I’ll probably try to interview some of you about your projects, if you’d like to share your experience with me, I’d be really grateful!
Hello @zsamora! I’m Pierre Padilla. I’m working in a new biohackerspace in Lima, Peru. I’m also part of SyntechBio, a Latam network of biohackerspaces. I hope to meet you soon and talk about biohacking movement.
I’m Jenny Molloy and I’m a co-organiser of GOSH 2017. I work at the University of Cambridge as Coordinator for a research centre called OpenPlant and an internal Synthetic Biology Strategic Research Initiative. My day job is building the synthetic biology community in Cambridge and accessing grant funding opportunities, but I’m lucky enough to have found a community here that is deeply interested in exploring open tools required for building with biology, whether that is hardware, wetware, software, data or legalware! I try to help them however I can.
I’m a molecular biologist by training and my doctorate was in genetic control of the dengue vectors Aedes albopictus and Aedes aegypti. As an undergraduate, I got involved as a founding member of the Open Knowledge Foundation Open Data in Science Working Group (as it was then) and that led me to a whole world of adventures and friends, including first getting properly interested in hardware through a fantastic presentation by Rafael Pezzi and Denisa Kera in South Africa and then meeting my fellow GOSH 2016 organisers.
Right now I’m really interested in the role and impact of open science and open IP in biological research and innovation and I’m trying to find time in the day to learn more about how to test that and get my scientist-mind wrapped around social science and economics. I’ve been working for more openness in a small way for nearly ten years now and I really want some hard evidence to back up my unwavering belief that open is a good thing (in many contexts).
In my ‘spare time’ I’m a founding Director of the Cambridge-based non-profit organisations ContentMine (producing open source software for text mining scientific papers) and Biomakespace (a community laboratory for engineering with biology).
I’m really looking forward to meeting you all
I’m Bengt Sjölén - an independent hacker, artist and (almost) biochemist/molecular biologist. I’m from Sweden, based partly in Stockholm and partly in Berlin.
My primary tool is code and I tend to do everything I do with code, be it parametric designs of physical objects to be machined, circuit board designs or code generating code for data processing, and parts for bio-lab equipment.
I collaborate through many different networks: Weise7(my studio in Berlin), Critical Engineering Working Group, Aether Architecture when it comes to art projects, Hackteria and the digital biology crowd when it comes to biology, Teenage Engineering, Moodelizer and Automata for commercial projects.
With me, amongst other things, I’m bringing a little circuit board prototype called UPDN which is a Up-Down-converter that can shift frequences between 0 and 6 GHz. Essentially you can plug this in front of a wifi card or a rtlsdr DVB-T stick and extend it’s range up to 6 GHz. I designed it for the next iteration of this project:
where we want to have an open-source cheap reproducible platform to map the electromagnetic spectrum between earth and space - an art project that looks at the geo-political aspects of the radio spectrum. The added value is that it could be used to build a cheap spectrum analyzer - still a few things to iron out before it is useful though I fear…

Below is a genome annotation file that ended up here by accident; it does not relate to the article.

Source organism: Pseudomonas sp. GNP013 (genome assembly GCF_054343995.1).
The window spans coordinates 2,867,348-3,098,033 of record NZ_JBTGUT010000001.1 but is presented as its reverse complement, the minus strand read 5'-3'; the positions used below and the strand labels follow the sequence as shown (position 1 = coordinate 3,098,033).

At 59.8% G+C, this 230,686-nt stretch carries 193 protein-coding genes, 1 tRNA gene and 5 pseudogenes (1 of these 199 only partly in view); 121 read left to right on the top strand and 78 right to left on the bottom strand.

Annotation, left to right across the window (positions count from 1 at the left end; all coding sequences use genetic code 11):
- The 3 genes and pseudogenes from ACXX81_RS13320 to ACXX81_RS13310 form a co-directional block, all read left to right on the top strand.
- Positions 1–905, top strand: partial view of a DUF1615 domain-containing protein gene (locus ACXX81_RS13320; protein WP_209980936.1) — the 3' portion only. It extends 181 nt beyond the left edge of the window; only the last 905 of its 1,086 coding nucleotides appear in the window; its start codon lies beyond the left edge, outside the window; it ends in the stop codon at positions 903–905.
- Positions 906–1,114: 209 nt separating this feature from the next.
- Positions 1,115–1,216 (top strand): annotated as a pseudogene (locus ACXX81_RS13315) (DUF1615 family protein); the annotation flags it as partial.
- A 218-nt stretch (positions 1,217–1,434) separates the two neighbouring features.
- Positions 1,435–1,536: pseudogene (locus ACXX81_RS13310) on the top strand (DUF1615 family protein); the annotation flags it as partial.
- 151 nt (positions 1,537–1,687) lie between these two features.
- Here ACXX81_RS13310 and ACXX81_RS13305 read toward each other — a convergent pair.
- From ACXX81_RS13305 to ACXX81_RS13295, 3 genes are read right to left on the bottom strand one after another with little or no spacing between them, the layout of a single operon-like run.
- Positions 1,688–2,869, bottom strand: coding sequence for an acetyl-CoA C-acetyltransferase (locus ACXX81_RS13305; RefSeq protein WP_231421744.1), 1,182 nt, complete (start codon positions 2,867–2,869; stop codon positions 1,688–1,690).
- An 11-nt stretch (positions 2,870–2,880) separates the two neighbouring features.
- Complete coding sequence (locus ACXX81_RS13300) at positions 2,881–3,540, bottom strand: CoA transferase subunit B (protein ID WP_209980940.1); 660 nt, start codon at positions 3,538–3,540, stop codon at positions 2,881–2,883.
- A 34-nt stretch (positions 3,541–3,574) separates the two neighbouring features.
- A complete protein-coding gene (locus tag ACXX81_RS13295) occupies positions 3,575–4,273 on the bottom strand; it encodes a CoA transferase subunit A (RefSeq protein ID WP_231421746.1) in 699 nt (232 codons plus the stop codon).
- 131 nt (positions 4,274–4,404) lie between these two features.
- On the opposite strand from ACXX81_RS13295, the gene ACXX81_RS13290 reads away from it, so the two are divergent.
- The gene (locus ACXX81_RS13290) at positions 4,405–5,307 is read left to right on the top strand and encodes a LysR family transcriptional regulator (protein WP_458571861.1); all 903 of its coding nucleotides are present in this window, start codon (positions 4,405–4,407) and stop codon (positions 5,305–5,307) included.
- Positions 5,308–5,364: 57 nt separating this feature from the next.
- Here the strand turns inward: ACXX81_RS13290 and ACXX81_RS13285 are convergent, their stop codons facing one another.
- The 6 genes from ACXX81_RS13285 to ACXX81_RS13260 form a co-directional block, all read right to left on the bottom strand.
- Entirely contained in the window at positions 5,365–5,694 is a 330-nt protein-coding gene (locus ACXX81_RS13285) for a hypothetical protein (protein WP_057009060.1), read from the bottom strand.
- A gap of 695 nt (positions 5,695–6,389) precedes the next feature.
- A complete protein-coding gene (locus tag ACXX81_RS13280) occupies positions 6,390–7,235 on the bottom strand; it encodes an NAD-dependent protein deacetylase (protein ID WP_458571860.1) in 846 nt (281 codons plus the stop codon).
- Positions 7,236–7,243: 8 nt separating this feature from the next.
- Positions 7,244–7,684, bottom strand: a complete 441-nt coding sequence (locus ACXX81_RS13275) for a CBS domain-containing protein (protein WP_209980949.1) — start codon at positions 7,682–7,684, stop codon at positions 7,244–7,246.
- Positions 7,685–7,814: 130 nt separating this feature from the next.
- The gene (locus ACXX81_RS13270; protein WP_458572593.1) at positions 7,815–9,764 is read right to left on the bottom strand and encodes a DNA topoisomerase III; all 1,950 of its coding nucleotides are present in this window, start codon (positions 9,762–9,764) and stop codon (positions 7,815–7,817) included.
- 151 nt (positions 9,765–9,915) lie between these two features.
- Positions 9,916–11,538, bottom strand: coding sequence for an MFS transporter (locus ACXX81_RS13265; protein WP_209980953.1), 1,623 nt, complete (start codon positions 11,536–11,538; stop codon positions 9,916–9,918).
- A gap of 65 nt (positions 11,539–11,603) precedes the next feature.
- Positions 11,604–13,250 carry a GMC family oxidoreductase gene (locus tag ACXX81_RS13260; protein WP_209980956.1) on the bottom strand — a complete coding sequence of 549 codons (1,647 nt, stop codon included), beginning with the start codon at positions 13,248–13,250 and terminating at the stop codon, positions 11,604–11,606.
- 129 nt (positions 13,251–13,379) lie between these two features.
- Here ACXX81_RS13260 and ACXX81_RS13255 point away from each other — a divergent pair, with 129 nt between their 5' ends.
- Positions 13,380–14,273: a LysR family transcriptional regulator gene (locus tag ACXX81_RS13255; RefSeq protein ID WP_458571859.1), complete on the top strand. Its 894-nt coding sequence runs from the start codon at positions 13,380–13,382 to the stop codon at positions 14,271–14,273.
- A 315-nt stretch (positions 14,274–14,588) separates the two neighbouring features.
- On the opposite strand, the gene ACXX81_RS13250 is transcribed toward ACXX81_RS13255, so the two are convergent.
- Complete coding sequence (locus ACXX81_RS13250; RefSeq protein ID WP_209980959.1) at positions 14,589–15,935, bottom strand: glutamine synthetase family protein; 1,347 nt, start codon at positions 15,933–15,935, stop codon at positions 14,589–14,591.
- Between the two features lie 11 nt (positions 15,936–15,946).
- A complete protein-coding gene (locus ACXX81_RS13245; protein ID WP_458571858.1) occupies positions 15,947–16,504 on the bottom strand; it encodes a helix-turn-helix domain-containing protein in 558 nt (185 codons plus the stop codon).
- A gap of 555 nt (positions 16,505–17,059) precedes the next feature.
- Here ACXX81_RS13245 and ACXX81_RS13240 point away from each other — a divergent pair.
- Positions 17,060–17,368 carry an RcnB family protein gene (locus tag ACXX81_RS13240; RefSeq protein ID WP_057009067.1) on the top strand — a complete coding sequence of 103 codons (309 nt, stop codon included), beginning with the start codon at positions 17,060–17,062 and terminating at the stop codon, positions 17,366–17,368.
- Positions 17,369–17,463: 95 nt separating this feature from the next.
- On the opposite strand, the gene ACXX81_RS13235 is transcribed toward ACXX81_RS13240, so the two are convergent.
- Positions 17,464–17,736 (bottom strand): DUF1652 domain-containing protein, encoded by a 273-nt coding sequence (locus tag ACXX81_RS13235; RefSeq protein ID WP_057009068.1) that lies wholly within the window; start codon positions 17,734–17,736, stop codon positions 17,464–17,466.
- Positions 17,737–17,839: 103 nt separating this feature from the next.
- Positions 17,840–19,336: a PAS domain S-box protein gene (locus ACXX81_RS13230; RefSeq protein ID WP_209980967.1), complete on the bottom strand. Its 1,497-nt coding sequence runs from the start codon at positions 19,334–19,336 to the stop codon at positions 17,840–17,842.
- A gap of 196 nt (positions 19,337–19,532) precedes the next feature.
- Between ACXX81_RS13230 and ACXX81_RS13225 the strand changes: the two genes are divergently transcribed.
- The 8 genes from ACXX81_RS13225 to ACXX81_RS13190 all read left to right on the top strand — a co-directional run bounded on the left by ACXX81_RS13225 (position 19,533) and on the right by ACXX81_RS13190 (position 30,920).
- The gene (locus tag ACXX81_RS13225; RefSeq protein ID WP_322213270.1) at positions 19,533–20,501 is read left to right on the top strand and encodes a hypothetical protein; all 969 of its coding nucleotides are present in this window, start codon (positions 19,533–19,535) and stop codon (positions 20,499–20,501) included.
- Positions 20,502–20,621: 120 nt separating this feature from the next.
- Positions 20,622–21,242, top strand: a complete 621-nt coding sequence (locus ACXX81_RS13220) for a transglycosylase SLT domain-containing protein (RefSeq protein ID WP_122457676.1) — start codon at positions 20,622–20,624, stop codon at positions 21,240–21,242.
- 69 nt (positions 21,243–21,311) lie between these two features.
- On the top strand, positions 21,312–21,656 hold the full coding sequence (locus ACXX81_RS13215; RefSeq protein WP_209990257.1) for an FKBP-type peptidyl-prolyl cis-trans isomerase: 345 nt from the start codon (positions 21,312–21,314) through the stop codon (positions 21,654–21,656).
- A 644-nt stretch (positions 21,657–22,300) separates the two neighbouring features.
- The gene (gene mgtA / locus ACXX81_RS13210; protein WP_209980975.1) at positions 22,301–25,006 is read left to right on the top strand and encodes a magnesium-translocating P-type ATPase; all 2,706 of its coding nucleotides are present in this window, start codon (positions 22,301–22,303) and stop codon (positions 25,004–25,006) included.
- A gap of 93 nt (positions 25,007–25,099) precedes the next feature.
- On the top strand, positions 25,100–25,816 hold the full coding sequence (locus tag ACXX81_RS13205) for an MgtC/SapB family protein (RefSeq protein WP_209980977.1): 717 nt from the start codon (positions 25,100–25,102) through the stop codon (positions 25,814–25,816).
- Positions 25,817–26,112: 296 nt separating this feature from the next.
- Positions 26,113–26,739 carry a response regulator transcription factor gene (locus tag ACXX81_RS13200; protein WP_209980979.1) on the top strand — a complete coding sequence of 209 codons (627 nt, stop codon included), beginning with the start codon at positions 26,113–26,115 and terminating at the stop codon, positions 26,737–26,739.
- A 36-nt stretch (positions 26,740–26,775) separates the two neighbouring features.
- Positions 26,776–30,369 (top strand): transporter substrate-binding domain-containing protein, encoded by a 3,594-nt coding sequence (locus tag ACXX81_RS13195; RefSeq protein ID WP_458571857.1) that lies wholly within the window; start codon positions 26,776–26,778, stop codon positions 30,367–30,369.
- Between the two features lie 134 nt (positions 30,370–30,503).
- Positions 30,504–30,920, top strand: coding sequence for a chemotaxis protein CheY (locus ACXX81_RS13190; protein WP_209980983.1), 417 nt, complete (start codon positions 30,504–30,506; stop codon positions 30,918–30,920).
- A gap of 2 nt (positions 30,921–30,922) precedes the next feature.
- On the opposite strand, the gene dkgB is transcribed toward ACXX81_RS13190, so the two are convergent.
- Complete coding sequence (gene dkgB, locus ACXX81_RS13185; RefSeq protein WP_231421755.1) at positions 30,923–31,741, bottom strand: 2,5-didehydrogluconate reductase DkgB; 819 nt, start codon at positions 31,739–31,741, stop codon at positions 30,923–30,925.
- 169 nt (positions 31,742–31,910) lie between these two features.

Looking forward to see you all!
I am Thomas Maillart, a computational social science researcher in Geneva (and previously at UC Berkeley), interested in both collective intelligence and cyber risks. I am setting up a social bio-sensory lab, which aims is to perform social science experiments in natural environments (e.g., in makerspaces ) to better address questions related to collective performance in relation with social status, including, but not limited to gender inequalities.
Because most science hardware for physiological recording is closed and performs poorly regarding APIs and synchronization, I have turned to do things with stuff I understand and I can bootstrap quickly on. This sounds pretty much like open science hardware, and this is why I am around at GOSH2017.
Looking forward meeting you all,
Hi, this is Mario from Berlin. I have lived for years in Asia and co-founded FOSSASIA, where we organize Science Hack events, summits and meetups as well as develop software and hardware. I am involved in Open Tech projects for many years, deployed mesh networks in schools in Afghanistan, started Linux distributions and currently work on a number of science related projects. At Gosh I would like to connect with scientists and learn about the status of Open Tech/Open Hardware. Regarding projects I am involved in I could introduce:
- SUSI AI and our next goal of building an Open Source Alexa Echo alternative
- our initiative for a Pocket Science Lab
- Open Event an event management system for Open Source communities
- loklak a tool to collect big data for science mainly focused on getting very large amounts of twitter data, that we enrich with sentiment and geolocation information
- the Brainduino project
I’m Stefanie from Vienna, Austria. I’m part of an artist collective that runs a feminist hackerspace called Mz* Baltazar’s Lab. We focus on DIY projects on the intersection of arts, technology & feminism. I’m really happy about the GOSH community and hope we will meet many of you in person.
I’m Esben from Copenhagen. I teach chemistry in high school. Three years ago I started building a Raman spectrometer, but with the current work-load at my day-job, progress has been slow.
The project is documented (in a very disorderly fashion) here:
and more well-structured here:
The Otter DIY Raman spectrometer
So far the most successful sub-project of the Raman-spectrometer is my linear CCD (TCD1304) module:
It’s essentially an open-source line-camera.
I also have a small spin-off spectrophotometer:
I hope to be able to attend GOSH some time in the future.
HI @esbenrossel, welcome to the Forum!
I’m just writing to make a message connecting you with @vmiguel, who has also been trying to develop such an spectrophotometer. here is the repo he’s been using https://github.com/viniciusmiguel/OpenRaman?lipi=urn%3Ali%3Apage%3Ad_flagship3_messaging%3BlNOIMj9dQWuCzE8U6JN9wA%3D%3D
maybe we can move this to a dedicated topic around Raman?
been looking into it and made some notes here… loooooong ago.
Hello everyone. I’m Lucas from Argentina. I’m a researcher in the faculty of engineering of the University of Buenos Aires.
My work as an undergraduate and also in my doctorate was in implementing new phase demodulation systems for optical interferometry, particularly in high-speed heterodyne systems using Software Defined Radio.